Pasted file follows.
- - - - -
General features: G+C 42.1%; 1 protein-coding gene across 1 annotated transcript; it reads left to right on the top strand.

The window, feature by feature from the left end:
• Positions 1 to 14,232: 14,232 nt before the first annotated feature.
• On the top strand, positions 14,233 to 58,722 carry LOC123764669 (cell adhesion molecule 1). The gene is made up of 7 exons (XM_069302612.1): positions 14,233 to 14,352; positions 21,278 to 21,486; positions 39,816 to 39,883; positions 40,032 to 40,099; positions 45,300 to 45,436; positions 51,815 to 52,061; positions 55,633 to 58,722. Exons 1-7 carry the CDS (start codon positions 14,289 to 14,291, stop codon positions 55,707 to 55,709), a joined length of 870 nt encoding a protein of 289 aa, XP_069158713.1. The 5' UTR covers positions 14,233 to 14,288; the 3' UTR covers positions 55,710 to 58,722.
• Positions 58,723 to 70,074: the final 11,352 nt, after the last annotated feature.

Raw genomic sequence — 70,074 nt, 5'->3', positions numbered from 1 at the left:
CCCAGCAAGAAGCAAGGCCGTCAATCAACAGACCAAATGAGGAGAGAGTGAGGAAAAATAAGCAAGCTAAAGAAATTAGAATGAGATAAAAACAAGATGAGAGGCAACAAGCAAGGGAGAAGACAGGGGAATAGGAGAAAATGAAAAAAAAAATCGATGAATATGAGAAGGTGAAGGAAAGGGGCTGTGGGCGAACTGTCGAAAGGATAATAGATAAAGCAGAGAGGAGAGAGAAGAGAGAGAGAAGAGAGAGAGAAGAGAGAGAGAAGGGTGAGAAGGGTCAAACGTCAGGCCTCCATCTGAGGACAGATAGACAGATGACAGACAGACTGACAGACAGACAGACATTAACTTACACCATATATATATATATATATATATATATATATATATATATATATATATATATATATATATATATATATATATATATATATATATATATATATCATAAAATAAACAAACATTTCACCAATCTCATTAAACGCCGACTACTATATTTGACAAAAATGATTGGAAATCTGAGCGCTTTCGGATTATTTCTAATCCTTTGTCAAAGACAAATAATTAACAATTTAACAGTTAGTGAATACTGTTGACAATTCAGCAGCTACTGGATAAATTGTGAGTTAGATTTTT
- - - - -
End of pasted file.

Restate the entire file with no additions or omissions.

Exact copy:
General features: G+C 42.1%; 1 protein-coding gene across 1 annotated transcript; it reads left to right on the top strand.

The window, feature by feature from the left end:
• Positions 1 to 14,232: 14,232 nt before the first annotated feature.
• On the top strand, positions 14,233 to 58,722 carry LOC123764669 (cell adhesion molecule 1). The gene is made up of 7 exons (XM_069302612.1): positions 14,233 to 14,352; positions 21,278 to 21,486; positions 39,816 to 39,883; positions 40,032 to 40,099; positions 45,300 to 45,436; positions 51,815 to 52,061; positions 55,633 to 58,722. Exons 1-7 carry the CDS (start codon positions 14,289 to 14,291, stop codon positions 55,707 to 55,709), a joined length of 870 nt encoding a protein of 289 aa, XP_069158713.1. The 5' UTR covers positions 14,233 to 14,288; the 3' UTR covers positions 55,710 to 58,722.
• Positions 58,723 to 70,074: the final 11,352 nt, after the last annotated feature.

Raw genomic sequence — 70,074 nt, 5'->3', positions numbered from 1 at the left:
CCCAGCAAGAAGCAAGGCCGTCAATCAACAGACCAAATGAGGAGAGAGTGAGGAAAAATAAGCAAGCTAAAGAAATTAGAATGAGATAAAAACAAGATGAGAGGCAACAAGCAAGGGAGAAGACAGGGGAATAGGAGAAAATGAAAAAAAAAATCGATGAATATGAGAAGGTGAAGGAAAGGGGCTGTGGGCGAACTGTCGAAAGGATAATAGATAAAGCAGAGAGGAGAGAGAAGAGAGAGAGAAGAGAGAGAGAAGAGAGAGAGAAGGGTGAGAAGGGTCAAACGTCAGGCCTCCATCTGAGGACAGATAGACAGATGACAGACAGACTGACAGACAGACAGACATTAACTTACACCATATATATATATATATATATATATATATATATATATATATATATATATATATATATATATATATATATATATATATATATATATATATATCATAAAATAAACAAACATTTCACCAATCTCATTAAACGCCGACTACTATATTTGACAAAAATGATTGGAAATCTGAGCGCTTTCGGATTATTTCTAATCCTTTGTCAAAGACAAATAATTAACAATTTAACAGTTAGTGAATACTGTTGACAATTCAGCAGCTACTGGATAAATTGTGAGTTAGATTTTT